Ipê City was born out of a deep frustration with the stagnation and even deterioration of Western governance and culture.
Governments and state institutions are rapidly declining, marked by a lack of basic service quality, increasing bureaucracy, escalating human rights violations, infringements on individual freedoms, infrastructure deterioration, a failing basic education system, inflation, and a myriad of other failures.
And why have these problems persisted for so long and are now even worsening?
Because the vast majority of public management and societal governance is carried out through monopolistic state institutions. And although these institutions played a significant role in past centuries, they are entirely obsolete structures for the digital age.
The premises on which the nation-state was originally conceived, such as high communication costs, high barriers to mobility and switching costs, strong citizen ties to geography, and information scarcity, are no longer realities. We live in a real-time connected world with a primarily digital economy, where remote work is becoming the norm, cultures are being shaped and influenced through the internet, social networks and financial systems transcend jurisdictions, and various other profound transformations that are incompatible with nation-states.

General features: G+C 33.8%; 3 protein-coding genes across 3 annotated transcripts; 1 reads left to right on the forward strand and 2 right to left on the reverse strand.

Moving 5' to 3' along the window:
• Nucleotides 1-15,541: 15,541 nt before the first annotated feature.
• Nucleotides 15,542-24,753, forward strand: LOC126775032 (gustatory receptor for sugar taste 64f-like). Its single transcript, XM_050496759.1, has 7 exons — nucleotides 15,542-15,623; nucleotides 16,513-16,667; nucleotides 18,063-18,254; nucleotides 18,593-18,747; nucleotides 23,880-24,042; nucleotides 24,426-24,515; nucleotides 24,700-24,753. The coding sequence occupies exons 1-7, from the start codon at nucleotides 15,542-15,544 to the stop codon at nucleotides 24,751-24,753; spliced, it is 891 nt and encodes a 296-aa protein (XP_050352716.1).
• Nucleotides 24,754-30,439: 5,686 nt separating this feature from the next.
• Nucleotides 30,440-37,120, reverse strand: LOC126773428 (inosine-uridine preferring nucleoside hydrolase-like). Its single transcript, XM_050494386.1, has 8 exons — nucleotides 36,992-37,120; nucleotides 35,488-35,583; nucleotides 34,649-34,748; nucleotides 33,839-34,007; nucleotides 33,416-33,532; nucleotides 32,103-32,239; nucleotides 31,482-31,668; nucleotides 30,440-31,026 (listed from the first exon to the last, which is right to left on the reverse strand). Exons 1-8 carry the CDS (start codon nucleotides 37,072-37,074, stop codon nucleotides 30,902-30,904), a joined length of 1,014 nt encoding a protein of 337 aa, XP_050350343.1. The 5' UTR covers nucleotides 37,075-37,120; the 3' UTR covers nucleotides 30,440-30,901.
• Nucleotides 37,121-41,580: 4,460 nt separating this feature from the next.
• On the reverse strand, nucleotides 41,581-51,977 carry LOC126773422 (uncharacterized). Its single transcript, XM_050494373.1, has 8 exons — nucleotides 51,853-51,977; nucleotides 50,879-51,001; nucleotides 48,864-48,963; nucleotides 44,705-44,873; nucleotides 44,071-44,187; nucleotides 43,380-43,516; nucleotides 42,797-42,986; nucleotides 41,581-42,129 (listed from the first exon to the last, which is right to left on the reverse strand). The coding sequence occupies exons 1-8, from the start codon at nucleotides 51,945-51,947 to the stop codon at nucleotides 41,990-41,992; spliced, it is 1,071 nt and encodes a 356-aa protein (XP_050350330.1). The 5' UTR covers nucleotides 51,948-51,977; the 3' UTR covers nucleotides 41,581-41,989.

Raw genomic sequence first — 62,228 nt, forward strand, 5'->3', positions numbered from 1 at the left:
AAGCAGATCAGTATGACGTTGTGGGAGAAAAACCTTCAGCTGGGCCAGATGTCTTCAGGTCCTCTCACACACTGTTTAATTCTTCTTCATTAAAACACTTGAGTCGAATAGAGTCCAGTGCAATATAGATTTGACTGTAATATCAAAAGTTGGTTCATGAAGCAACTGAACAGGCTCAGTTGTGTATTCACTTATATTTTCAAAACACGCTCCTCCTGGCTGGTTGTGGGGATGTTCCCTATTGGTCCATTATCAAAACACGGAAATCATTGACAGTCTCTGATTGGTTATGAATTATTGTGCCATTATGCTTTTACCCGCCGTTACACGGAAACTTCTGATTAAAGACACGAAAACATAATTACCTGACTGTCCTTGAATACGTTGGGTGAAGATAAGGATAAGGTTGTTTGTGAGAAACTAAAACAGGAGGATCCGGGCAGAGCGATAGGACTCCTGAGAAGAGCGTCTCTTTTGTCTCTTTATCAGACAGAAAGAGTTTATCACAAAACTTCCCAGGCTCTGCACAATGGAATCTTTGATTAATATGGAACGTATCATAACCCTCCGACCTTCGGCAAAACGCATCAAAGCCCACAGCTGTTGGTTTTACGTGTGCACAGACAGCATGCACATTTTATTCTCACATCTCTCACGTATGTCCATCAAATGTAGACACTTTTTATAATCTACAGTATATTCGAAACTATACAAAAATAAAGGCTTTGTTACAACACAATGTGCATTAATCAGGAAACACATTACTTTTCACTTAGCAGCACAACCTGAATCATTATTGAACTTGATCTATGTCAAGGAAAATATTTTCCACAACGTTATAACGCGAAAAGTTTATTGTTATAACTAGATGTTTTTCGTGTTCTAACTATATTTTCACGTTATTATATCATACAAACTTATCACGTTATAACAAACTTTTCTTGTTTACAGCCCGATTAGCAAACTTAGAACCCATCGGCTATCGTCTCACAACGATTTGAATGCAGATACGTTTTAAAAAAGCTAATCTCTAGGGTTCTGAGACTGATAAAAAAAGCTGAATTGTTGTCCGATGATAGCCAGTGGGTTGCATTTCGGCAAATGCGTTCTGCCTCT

Therefore, just as analog companies were replaced by tech startups; analog media was replaced by social networks; and analog currencies were replaced by digital money and then cryptocurrencies; we can also expect the fundamental political and civic institutions to be replaced by their digital-native counterparts.
Hence, Network States and Startup Societies as the main key components of this revolution.
Because State institutions are monopolies and, as evidence suggests, cannot be reformed. Therefore, the only alternative is to emulate that of the business world. Start small in a clean slate, radically innovate in a focused societal problem, and then scale up.
Essentially, the same strategy adopted by all technology startups in recent decades that disrupted entire legacy industries. But this time, startups will not transform an economic sector; instead, they will disrupt the political, governance, and civic stack industry.